A panel at Millennial 20/20 discussed how brands are reaching geeks, even as geeks are writing ad blocking scripts.
Geeks and nerds used to occupy a highly marginalized social segment. They were so other, and so persecuted, that Hollywood used to love imagining a world where nerds got their revenge.
These people run the world now.
So, it’s not surprising that, even at the Millennial 20/20 Summit, a conference devoted entirely to reaching today’s empowered young consumers, geeks and nerds had whole panels pondering their position in modern marketing.
One panel, titled “The Rise of the Millennial Geek,” explored the ways marketers can and are reaching this audience segment; a segment notorious for their disdain for ads.
“[Geeks’] use of ad blockers is absolutely through the roof. They’re not even just dodging your ads all over the internet. They’re actually writing scripts to block more ads. They don’t want to see your stuff.” Laurel Hodge, director of creative strategy at Imgur, said on stage. “We call these people the lost boys.”
These consumers need not remain lost. Marketers can reach them. While the bulk of the panel detailed ways marketers engage with geeks on Imgur, the strategies behind those campaigns was the real takeaway.
In order to break through and reach the powerful geek audience, marketers need to understand what a geek is today, and why they are so influential. In Hodge’s words, geeks are hard to reach cultural trendsetters who learn about things before most, influence others, and are very difficult to reach. When they are reached, however, they have a very high standard for ads, and no compunction about punishing brands that fall short of those standards.
“Geeks expect the advertising to be just as good as the organic content that is on the website,” Hodge said. “It has to be entertainment as advertising content. Something that really relates to the generation, as opposed to just telling them information,” said Jillian Kramer, VP of research at YPulse, who was also on the panel.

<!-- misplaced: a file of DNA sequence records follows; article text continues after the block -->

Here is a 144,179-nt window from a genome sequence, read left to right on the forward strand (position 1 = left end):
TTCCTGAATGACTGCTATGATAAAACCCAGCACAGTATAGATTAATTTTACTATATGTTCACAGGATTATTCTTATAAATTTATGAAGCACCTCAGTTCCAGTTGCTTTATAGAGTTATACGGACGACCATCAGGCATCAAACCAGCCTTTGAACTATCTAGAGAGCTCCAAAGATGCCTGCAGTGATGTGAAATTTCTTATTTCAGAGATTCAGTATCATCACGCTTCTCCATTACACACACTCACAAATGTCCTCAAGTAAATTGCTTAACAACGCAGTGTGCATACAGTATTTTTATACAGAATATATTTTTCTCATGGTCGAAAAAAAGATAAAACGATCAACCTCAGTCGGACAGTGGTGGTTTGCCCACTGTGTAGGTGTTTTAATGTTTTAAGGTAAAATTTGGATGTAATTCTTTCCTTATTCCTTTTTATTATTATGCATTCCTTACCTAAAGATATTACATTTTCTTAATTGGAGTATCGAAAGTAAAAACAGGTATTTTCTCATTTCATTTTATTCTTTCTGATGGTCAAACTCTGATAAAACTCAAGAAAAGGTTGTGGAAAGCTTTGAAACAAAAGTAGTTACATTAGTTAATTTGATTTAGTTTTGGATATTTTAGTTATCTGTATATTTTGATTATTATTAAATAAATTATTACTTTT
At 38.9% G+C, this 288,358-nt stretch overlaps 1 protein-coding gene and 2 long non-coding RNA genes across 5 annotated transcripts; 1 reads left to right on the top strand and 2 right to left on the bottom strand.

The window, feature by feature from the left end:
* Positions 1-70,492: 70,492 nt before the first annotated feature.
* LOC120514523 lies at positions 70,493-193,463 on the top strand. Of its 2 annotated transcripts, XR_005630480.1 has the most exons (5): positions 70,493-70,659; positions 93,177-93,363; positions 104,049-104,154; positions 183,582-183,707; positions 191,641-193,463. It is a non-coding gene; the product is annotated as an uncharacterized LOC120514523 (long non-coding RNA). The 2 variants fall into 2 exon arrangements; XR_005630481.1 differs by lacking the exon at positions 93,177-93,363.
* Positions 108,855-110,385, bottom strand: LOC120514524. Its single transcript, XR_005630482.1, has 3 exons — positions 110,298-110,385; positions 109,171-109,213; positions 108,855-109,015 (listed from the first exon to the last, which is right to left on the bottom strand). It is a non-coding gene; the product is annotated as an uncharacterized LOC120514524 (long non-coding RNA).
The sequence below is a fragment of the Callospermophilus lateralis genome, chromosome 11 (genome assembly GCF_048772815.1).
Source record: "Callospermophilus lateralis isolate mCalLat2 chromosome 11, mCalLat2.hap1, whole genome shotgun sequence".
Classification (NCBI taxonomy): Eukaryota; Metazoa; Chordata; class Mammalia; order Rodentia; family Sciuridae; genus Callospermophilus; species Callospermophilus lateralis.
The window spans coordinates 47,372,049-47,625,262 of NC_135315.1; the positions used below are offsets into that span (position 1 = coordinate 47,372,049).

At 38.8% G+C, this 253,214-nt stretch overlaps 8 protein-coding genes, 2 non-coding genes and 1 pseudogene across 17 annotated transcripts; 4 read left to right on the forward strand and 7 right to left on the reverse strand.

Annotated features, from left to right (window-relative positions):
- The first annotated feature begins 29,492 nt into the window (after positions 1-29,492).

Crucially, brands must remember that geeks are huge supporters of, and participants in, online communities like forums and message boards. They think more of brands that participate in these communities. Hodge said that geeks are more likely to be in online communities rather than Facebook and Twitter, and even rely on these communities more than their friends.
The good news is that these types of consumers don’t mind brands participating in their communities. They celebrate it, even. As long as brands are authentically participating.
“You have to be talking to them on each platform as if you were a part of it everyday,” Kramer said. But she urged brands to not treat each platform or community the same way. “What makes sense on Imgur might not make sense on other platforms.”
The panel encouraged brands to explore sponsorships, however. According to YPulse data, 60% of geeks see sponsored content as the next generation of advertising, and are more receptive toward sponsorships and the like. “They really actually celebrate [sponsorships] because it makes more sense to them. These are influencers that they see in their everyday life, and are interacting with in their online communities,” Kramer said.
The panel did not do a deep dive on the best practices for engaging this consumer segment. It couldn’t hope to, really. There is little in the way of convention regarding geeks and nerds, so taking a formulaic approach to engaging with them isn’t only ineffective, it could end up barring brands from the conversation entirely.
For these types of consumers — and the panel was sure to address this — marketers need to be integrated in their midst. That means marketers need a solid strategy.
“It means thinking about marketing in a new context, because, believe it or not, 60% of millennials at this conference are geeks… We have to think about how to include them,” Kramer said. “Recognize that they are the ones posting reviews online, and that they have these passion points, and find relevance to their passions. Whether or not it’s streaming services, those movies that they’re really interested in, or the extracurriculars that aren’t really being recognized in the mainstream.”